Home Canadian Soccer The Association To keep score or not keep score? Why both sides are right

To keep score or not keep score? Why both sides are right


A couple of years ago, I chatted with a fairly prominent scout, best known for bringing talent to Serie A.

Pretty well every soccer journalist gets approached by scouts. We’re asked for our opinions on prospects, what we think of certain players, etc. But this discussion was interesting. When this scout talked about Canadian players, he gave me a strong idea of how they’re perceived in Europe.

“Holding midfielders or central defenders,” he said. “Nothing else.”

He reinforced a lot of stereotypes. That Canadians were tough, had lots of stamina and liked to tackle. So, in the defensive bull spots, they were fine options. But, and this is the big but, he then told me that no one took the idea of Canadians in skill positions very seriously. Wide players, attacking midfielders or strikers couldn’t possibly ever come from Canada.

To change that stereotype, we need to change our system. Fast forward to this week, where a push by the Ontario Soccer Association to not keep score for U-12s and under is now the subject of much hand wringing and gnashing of teeth.

“We are working to ensure a balance at the U12 level that does not unduly focus on standings but still recognizes the need for competition—and also the relative abilities of a given team within a club,” reads a statement from the OSA.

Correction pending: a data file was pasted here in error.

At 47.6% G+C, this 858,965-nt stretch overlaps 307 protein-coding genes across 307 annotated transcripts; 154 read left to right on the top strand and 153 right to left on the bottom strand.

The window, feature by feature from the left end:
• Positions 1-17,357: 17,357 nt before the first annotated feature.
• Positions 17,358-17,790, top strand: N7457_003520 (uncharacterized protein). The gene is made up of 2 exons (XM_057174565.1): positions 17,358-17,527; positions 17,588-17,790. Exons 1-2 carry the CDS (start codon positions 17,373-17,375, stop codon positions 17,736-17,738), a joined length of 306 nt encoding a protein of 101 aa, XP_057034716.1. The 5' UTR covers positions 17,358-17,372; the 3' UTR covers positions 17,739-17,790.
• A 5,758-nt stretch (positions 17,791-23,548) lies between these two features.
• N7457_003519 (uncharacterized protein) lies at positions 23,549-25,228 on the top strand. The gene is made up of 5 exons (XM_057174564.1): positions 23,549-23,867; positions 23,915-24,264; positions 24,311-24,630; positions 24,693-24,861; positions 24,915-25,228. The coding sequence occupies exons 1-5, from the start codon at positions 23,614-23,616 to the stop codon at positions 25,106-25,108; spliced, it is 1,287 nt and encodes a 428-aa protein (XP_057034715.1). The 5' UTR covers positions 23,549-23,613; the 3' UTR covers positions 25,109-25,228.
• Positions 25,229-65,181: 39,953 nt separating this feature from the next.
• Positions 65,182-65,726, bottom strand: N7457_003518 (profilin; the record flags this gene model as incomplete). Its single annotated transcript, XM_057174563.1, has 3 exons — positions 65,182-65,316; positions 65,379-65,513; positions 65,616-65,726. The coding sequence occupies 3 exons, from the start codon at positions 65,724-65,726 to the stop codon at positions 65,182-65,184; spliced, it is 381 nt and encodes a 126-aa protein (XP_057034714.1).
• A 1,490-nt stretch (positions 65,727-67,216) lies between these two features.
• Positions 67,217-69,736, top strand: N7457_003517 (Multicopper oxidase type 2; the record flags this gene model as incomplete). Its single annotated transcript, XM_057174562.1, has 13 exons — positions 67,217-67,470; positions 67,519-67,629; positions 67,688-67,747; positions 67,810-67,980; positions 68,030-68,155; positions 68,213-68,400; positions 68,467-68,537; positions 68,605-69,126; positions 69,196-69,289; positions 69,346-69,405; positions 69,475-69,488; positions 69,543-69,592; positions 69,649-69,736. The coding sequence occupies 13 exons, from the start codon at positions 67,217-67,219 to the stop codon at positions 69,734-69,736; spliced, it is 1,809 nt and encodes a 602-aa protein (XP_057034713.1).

There are those in the soccer community, including TSN colour man and former national-teamer Jason DeVos, who talk about the importance of changing the system. But, we also have many parents and even a national-affairs columnist (CLICK HERE) who fret that this is another case of being soft on kids and bloated on bureaucracy.

The big problem here? Both sides are right.

The argument from a Long-Term Player Development strategy is sound. Pretty well every major soccer nation has instituted some sort of system where kids’ games are focused on developing skills, where scores aren’t kept or, at worst, seen as unimportant.

And, for kids who have that real potential to make soccer more than a recreational activity, this is important. There will be plenty of time to keep score later on in their careers, and the players need to work on developing those skills so European scouts won’t scoff at the thought Canadian attacking players.

But, for the wide majority of youth players who are in soccer for other reasons, who have no hope of being a pro, keeping score IS important. For a young person looking to head to high school, university, job, it’s important that they learn about winning and losing at a young age. They need to learn about the importance of teamwork, about how working with others can lead to positive results. They need to learn about picking up a teammate after a loss. You can argue that when a child in Ontario is streamed from U12 to a more competitive U13 league that the score-keeping will begin. But, in my mind, that’s too late for some parents looking to give their children life lessons through soccer.

Not keeping score will, if done in an elitist manner (which, unfortunately, our insular Canadian soccer tends to do pretty well) drive the average kids away. But, there’s no doubt that the no-score system helps the elite kids.